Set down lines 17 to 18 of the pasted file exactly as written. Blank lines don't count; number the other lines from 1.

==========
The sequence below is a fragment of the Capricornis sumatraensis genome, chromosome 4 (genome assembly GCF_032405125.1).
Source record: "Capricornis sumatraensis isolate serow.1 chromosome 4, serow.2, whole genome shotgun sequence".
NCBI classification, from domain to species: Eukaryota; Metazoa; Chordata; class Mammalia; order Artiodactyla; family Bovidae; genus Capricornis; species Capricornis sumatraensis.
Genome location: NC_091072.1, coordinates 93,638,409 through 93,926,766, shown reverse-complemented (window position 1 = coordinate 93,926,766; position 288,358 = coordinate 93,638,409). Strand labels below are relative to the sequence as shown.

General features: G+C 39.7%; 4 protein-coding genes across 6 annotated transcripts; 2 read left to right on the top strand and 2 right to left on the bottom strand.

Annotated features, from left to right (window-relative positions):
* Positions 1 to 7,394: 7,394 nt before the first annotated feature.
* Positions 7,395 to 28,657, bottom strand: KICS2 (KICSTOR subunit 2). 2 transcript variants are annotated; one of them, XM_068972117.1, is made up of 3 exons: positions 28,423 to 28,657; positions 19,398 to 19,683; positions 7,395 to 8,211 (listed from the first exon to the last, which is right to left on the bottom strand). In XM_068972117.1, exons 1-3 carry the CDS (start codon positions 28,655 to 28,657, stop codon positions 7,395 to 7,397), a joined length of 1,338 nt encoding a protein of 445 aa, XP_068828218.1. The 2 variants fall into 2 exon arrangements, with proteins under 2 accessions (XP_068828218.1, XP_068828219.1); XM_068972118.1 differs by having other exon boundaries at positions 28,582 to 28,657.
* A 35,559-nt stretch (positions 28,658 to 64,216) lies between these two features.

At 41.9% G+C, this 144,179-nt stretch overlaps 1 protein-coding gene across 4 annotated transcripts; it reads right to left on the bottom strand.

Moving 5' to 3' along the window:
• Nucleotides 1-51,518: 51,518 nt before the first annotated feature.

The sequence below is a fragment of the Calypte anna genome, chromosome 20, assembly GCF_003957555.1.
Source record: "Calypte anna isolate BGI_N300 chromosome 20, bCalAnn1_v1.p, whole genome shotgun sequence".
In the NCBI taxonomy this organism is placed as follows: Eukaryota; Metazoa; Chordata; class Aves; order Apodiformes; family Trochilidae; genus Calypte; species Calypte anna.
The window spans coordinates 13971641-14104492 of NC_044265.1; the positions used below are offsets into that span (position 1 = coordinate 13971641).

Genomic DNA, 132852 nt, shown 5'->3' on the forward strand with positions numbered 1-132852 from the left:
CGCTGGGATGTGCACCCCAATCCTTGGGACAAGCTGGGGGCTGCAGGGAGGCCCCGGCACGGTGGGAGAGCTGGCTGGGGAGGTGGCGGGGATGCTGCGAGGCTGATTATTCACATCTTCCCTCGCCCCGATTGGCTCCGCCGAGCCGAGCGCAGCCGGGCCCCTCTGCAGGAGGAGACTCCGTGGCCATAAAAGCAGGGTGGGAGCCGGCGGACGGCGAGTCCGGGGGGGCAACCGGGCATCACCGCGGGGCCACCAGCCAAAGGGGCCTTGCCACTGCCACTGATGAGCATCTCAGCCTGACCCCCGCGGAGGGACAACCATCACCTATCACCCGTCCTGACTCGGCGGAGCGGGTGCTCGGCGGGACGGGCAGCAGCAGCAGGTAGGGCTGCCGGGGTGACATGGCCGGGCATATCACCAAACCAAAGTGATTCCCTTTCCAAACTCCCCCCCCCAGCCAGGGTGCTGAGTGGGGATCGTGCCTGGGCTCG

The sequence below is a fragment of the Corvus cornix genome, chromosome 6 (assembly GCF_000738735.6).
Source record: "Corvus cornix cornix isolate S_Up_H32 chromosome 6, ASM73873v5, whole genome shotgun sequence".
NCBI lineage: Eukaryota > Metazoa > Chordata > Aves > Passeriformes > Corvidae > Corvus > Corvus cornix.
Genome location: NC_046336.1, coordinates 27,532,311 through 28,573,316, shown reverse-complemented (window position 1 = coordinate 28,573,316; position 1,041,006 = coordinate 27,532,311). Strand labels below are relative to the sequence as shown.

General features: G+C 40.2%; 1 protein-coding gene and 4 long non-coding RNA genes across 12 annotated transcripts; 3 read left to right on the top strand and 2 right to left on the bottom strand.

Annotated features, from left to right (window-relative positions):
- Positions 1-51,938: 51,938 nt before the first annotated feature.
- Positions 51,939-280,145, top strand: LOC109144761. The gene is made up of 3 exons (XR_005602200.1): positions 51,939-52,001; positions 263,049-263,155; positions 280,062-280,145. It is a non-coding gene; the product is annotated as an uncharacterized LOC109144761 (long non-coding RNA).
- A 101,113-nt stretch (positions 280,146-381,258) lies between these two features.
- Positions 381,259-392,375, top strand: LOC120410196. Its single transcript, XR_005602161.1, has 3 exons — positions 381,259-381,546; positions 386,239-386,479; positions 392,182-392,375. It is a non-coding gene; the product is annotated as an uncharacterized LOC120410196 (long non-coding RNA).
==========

Genomic DNA, 132852 nt, shown 5'->3' on the forward strand with positions numbered 1-132852 from the left:
CGCTGGGATGTGCACCCCAATCCTTGGGACAAGCTGGGGGCTGCAGGGAGGCCCCGGCACGGTGGGAGAGCTGGCTGGGGAGGTGGCGGGGATGCTGCGAGGCTGATTATTCACATCTTCCCTCGCCCCGATTGGCTCCGCCGAGCCGAGCGCAGCCGGGCCCCTCTGCAGGAGGAGACTCCGTGGCCATAAAAGCAGGGTGGGAGCCGGCGGACGGCGAGTCCGGGGGGGCAACCGGGCATCACCGCGGGGCCACCAGCCAAAGGGGCCTTGCCACTGCCACTGATGAGCATCTCAGCCTGACCCCCGCGGAGGGACAACCATCACCTATCACCCGTCCTGACTCGGCGGAGCGGGTGCTCGGCGGGACGGGCAGCAGCAGCAGGTAGGGCTGCCGGGGTGACATGGCCGGGCATATCACCAAACCAAAGTGATTCCCTTTCCAAACTCCCCCCCCCAGCCAGGGTGCTGAGTGGGGATCGTGCCTGGGCTCG